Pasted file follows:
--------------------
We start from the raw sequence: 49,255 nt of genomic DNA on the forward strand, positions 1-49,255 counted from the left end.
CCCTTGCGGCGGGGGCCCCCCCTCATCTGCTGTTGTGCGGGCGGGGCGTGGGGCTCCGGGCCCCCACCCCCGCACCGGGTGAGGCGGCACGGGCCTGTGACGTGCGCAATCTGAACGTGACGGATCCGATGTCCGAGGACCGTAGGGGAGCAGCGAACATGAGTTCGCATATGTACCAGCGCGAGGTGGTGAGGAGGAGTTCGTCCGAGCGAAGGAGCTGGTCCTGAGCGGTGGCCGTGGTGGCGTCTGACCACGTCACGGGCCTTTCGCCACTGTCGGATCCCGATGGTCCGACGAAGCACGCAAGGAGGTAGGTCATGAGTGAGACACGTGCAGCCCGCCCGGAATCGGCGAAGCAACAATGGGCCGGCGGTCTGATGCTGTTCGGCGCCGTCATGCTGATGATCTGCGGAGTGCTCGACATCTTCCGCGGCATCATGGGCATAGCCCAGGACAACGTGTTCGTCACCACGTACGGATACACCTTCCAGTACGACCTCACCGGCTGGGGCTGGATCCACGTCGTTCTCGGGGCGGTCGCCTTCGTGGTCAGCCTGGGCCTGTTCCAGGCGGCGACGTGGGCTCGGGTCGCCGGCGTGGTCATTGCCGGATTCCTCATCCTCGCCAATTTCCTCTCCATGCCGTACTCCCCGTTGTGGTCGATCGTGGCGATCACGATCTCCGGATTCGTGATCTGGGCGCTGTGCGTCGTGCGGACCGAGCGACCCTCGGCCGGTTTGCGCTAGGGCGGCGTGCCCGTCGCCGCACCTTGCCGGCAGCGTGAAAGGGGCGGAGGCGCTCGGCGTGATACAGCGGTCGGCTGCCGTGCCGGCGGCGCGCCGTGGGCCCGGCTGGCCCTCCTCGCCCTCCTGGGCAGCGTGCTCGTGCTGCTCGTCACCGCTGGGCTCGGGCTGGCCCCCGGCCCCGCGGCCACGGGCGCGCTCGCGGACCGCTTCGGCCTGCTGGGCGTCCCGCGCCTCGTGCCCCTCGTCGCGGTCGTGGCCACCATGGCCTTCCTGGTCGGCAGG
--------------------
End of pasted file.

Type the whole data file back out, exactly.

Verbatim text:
We start from the raw sequence: 49,255 nt of genomic DNA on the forward strand, positions 1-49,255 counted from the left end.
CCCTTGCGGCGGGGGCCCCCCCTCATCTGCTGTTGTGCGGGCGGGGCGTGGGGCTCCGGGCCCCCACCCCCGCACCGGGTGAGGCGGCACGGGCCTGTGACGTGCGCAATCTGAACGTGACGGATCCGATGTCCGAGGACCGTAGGGGAGCAGCGAACATGAGTTCGCATATGTACCAGCGCGAGGTGGTGAGGAGGAGTTCGTCCGAGCGAAGGAGCTGGTCCTGAGCGGTGGCCGTGGTGGCGTCTGACCACGTCACGGGCCTTTCGCCACTGTCGGATCCCGATGGTCCGACGAAGCACGCAAGGAGGTAGGTCATGAGTGAGACACGTGCAGCCCGCCCGGAATCGGCGAAGCAACAATGGGCCGGCGGTCTGATGCTGTTCGGCGCCGTCATGCTGATGATCTGCGGAGTGCTCGACATCTTCCGCGGCATCATGGGCATAGCCCAGGACAACGTGTTCGTCACCACGTACGGATACACCTTCCAGTACGACCTCACCGGCTGGGGCTGGATCCACGTCGTTCTCGGGGCGGTCGCCTTCGTGGTCAGCCTGGGCCTGTTCCAGGCGGCGACGTGGGCTCGGGTCGCCGGCGTGGTCATTGCCGGATTCCTCATCCTCGCCAATTTCCTCTCCATGCCGTACTCCCCGTTGTGGTCGATCGTGGCGATCACGATCTCCGGATTCGTGATCTGGGCGCTGTGCGTCGTGCGGACCGAGCGACCCTCGGCCGGTTTGCGCTAGGGCGGCGTGCCCGTCGCCGCACCTTGCCGGCAGCGTGAAAGGGGCGGAGGCGCTCGGCGTGATACAGCGGTCGGCTGCCGTGCCGGCGGCGCGCCGTGGGCCCGGCTGGCCCTCCTCGCCCTCCTGGGCAGCGTGCTCGTGCTGCTCGTCACCGCTGGGCTCGGGCTGGCCCCCGGCCCCGCGGCCACGGGCGCGCTCGCGGACCGCTTCGGCCTGCTGGGCGTCCCGCGCCTCGTGCCCCTCGTCGCGGTCGTGGCCACCATGGCCTTCCTGGTCGGCAGG